That information technology use and security policy allows the administration to read anyone's email at any time for any reason--and does not require them to announce that they are doing it.
INTERDISCIPLINARITY. Yet more followups to the latest academic job market posts. Tyler at Marginal Revolution, reacting to the latest Anthropology and Economics post, observes,
Anthropology is most likely to outperform economics when wealth maximization is not a useful proxy for utility maximization. That's quite a broad swathe of cases. We need then to see how other values become imbued with social meaning and why they hold such an important place in the utility function. The answers to these questions are almost certainly context-dependent. Yet most useful economic theories deliberately abstract from context. For this reason, every economist should do fieldwork at some point in his or her career. A stint in government, time behind the counter at Nordstroms, or a sojourn in a third world village can all qualify. That being said, without an inquiring and curious spirit, all of these endeavors are a waste of time.
There are limits to how far one can take a demonstration that all monetary values ultimately reflect subjective preferences before one runs afoul of the problem that any observation can be explained by an appeal to preferences. Therein lies the dilemma that Anthropology and Economics faces. Specifically,
Meanings qua meanings are not scarce. In the material world and especially in the artistic world, I can attribute any meanings to any object.
Sure. Fantasies, hobbies, role playing, hanging out with friends, the possibilities are in fact endless. The problem, however, is in getting others to see the value in those possibilities. (I have gotten into more than one argument with an artistic type about the concept of "intrinsic value." In my view of the world, it doesn't exist. I find requests for subsidy for artistic expression that rely on that argument particularly offensive.) Professor McCracken is struggling precisely with that point:
But credible, shared meanings begin to take on scarcity when the meanings of the private domain are exposed to public scrutiny. I can claim any meanings for myself that I want. (And this is a growth industry with individuals empowered to make larger and more various claims in a kind of solipsistic vacuum. Maybe people now cherish the notion that they are the king of France. I believe history will one day show me to be the one true claimant. But that?s another topic.) But if I want these meanings to be publicly ratified, I am obliged to display, perform, variously present them to public scrutiny.

This becomes one of the reasons I go to the marketplace. It is, among other things, a market of meanings in which I must make a choice under constraint. A Mercedes gives me a claim to certain kinds of meanings. It allows me to present, perform, display a bundle of meanings to do with status, age, sophistication, etc. It allows me to lay claim to these meanings in a manner that the world can recognize and ratify. (?We know who you are.? ?We accept who you are.?) I have surrendered economic value to get cultural value.
Yes, and to get that Mercedes, you have to exchange your best efforts for the best efforts of others. Competition entails the discovery of those best efforts, and competition to discover best efforts is socially useful because some kinds of resources are indeed scarce and have competing uses.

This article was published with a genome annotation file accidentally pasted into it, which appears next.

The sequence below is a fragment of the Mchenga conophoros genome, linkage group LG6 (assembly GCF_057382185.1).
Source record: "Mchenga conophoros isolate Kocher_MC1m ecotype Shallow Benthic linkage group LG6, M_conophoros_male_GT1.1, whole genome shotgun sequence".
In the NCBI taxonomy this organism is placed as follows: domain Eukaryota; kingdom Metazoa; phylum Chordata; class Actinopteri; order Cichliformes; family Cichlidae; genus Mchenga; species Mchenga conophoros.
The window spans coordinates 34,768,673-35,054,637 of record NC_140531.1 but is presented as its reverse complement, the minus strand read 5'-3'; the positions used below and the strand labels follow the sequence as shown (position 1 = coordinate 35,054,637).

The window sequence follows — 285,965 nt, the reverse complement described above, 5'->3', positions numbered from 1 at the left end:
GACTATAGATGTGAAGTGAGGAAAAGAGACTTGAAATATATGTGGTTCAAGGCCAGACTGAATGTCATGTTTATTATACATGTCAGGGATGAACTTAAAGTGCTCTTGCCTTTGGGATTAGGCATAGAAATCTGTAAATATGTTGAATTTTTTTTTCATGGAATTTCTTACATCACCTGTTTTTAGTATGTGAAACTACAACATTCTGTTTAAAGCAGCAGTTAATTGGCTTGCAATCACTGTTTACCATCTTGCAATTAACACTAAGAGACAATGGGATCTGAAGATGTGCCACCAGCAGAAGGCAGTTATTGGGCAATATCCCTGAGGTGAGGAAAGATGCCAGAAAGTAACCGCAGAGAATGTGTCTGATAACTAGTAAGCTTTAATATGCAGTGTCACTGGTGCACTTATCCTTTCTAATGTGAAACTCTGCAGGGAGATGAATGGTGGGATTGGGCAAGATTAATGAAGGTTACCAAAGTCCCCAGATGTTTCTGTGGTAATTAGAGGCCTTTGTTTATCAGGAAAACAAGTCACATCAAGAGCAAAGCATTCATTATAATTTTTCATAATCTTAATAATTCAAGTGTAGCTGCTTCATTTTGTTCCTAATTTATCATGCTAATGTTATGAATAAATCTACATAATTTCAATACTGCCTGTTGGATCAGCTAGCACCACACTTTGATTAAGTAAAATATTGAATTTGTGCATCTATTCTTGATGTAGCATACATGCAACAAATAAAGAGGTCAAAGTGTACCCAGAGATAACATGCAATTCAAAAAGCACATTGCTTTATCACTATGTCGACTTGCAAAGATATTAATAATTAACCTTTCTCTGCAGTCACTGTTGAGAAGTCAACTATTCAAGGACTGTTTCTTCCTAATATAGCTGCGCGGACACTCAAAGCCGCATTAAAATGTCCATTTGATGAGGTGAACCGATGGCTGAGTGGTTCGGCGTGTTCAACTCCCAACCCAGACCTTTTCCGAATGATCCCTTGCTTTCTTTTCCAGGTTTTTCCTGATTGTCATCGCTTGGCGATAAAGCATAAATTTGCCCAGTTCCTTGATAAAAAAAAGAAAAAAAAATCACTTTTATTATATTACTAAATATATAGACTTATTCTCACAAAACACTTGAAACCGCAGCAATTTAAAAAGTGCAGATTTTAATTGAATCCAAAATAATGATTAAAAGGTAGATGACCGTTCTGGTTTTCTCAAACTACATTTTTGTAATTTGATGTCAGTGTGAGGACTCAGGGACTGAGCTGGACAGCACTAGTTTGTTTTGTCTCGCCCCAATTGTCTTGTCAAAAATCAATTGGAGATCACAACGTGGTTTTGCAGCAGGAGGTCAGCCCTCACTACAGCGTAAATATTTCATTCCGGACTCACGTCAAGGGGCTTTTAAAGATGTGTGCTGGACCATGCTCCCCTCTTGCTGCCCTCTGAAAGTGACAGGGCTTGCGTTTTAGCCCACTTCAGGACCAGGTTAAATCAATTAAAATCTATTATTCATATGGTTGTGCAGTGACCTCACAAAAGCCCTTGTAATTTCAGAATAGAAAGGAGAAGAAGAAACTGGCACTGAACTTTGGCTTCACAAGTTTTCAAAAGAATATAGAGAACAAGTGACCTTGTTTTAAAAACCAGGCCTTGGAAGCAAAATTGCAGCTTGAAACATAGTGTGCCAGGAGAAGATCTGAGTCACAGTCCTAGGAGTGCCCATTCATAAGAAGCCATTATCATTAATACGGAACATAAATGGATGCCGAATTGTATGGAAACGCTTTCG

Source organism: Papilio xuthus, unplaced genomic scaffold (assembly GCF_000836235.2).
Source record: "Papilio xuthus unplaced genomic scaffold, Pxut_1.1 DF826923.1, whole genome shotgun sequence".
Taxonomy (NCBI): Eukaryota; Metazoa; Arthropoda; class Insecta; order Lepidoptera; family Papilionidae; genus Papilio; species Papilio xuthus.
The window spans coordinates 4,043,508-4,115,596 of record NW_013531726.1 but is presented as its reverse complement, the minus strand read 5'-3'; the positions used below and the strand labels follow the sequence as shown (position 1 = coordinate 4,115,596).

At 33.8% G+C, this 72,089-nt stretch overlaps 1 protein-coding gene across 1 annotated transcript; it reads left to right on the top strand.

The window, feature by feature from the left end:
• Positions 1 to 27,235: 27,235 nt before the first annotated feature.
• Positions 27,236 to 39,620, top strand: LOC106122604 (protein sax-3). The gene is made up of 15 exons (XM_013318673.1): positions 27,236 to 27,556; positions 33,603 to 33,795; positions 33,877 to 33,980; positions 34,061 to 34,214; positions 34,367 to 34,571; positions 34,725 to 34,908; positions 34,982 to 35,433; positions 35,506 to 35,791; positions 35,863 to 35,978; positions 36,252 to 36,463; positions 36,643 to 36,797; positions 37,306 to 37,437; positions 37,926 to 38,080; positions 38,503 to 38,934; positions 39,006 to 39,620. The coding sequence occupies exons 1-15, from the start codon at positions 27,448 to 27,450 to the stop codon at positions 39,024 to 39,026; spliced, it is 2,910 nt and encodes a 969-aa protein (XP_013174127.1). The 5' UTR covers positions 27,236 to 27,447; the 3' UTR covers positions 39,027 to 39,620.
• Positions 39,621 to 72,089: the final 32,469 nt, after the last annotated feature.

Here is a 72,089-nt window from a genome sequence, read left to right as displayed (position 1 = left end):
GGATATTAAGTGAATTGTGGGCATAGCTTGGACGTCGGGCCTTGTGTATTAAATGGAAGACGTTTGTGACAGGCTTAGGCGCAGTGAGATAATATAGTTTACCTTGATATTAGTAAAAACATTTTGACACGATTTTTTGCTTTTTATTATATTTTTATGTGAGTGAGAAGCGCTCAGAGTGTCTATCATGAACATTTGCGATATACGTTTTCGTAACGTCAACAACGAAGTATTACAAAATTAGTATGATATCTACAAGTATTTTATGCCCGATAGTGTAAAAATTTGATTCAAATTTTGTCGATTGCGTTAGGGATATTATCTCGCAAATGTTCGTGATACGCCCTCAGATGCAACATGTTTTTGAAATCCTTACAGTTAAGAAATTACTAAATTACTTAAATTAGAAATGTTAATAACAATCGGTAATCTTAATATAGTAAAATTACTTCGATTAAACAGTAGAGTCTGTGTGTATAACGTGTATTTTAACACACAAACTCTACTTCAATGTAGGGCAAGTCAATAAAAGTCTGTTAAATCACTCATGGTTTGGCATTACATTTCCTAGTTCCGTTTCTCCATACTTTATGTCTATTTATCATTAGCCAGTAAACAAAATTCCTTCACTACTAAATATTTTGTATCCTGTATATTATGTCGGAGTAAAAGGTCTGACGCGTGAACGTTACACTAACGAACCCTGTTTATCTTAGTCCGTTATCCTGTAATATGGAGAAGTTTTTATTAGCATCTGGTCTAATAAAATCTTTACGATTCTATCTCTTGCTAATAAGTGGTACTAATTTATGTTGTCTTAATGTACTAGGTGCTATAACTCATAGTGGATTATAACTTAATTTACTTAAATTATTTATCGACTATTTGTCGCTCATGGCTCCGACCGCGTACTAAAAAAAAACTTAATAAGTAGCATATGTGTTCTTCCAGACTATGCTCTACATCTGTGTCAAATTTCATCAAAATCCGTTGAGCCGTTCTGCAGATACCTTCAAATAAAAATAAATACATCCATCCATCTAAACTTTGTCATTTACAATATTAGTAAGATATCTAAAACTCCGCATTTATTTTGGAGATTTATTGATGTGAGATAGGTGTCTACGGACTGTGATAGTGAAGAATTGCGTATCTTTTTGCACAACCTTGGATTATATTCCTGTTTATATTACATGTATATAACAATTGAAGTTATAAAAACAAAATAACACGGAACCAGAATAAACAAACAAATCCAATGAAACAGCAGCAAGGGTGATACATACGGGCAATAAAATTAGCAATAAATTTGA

On the topic of best efforts, Professor Cowen notes his enthusiasm for Professor McCracken's work. Professor McCracken has been bouncing ideas off of his colleague Steven Postrel (yes, that Steven Postrel), all of which makes his comment that "Karlson writes like a wizard" (from here) particularly gratifying. Thanks!


PERFORMANCE TEST Among the management fads to hit Northern Illinois University are exit interviews for graduating seniors. The faculty received the summary of the first interviews today. Students were not pleased with the paucity of course offerings, the size of the upper-division classes, and the lack of opportunities to improve their writing. Now we shall see what trade-offs the administration will make between "customer-centricity" and "productivity," to use a couple of fad terms. To offer more courses, won't the department have to hire more professors? And won't the English Department have to do a more effective job in composition courses, so that economics faculty are not teaching writing along with sustainability and subsidy-free pricing? And pigs will fly ...
IT'S BETTER BEING AN ECONOMIST. That's Apartment 401's contribution to the continuing conversation about the sad state of (some) academic job markets. The conversation has taken a rather spirited turn. Tim Burke has reacted to the exodus of academic webloggers from the academy by invoking the idea of core and peripheral workers leaving. The distinction is one that comes up in economics from time to time. It usually does not get much traction, as it is somewhat tautological. A core job is a job that the writer would like to have; a peripheral job is not. Whether the peripheral jobs are or are not central to the functioning of the organization is more important.

Academic Game has responded to Professor Burke, line by line, and Professor Burke has responded in the comments section, 1000 characters at a time. Critical Mass has also weighed in.

In the course of researching this post, I discovered something called Topic Exchange: Invisible Adjunct that continues the themes the now-abandoned Invisible Adjunct site used to cover.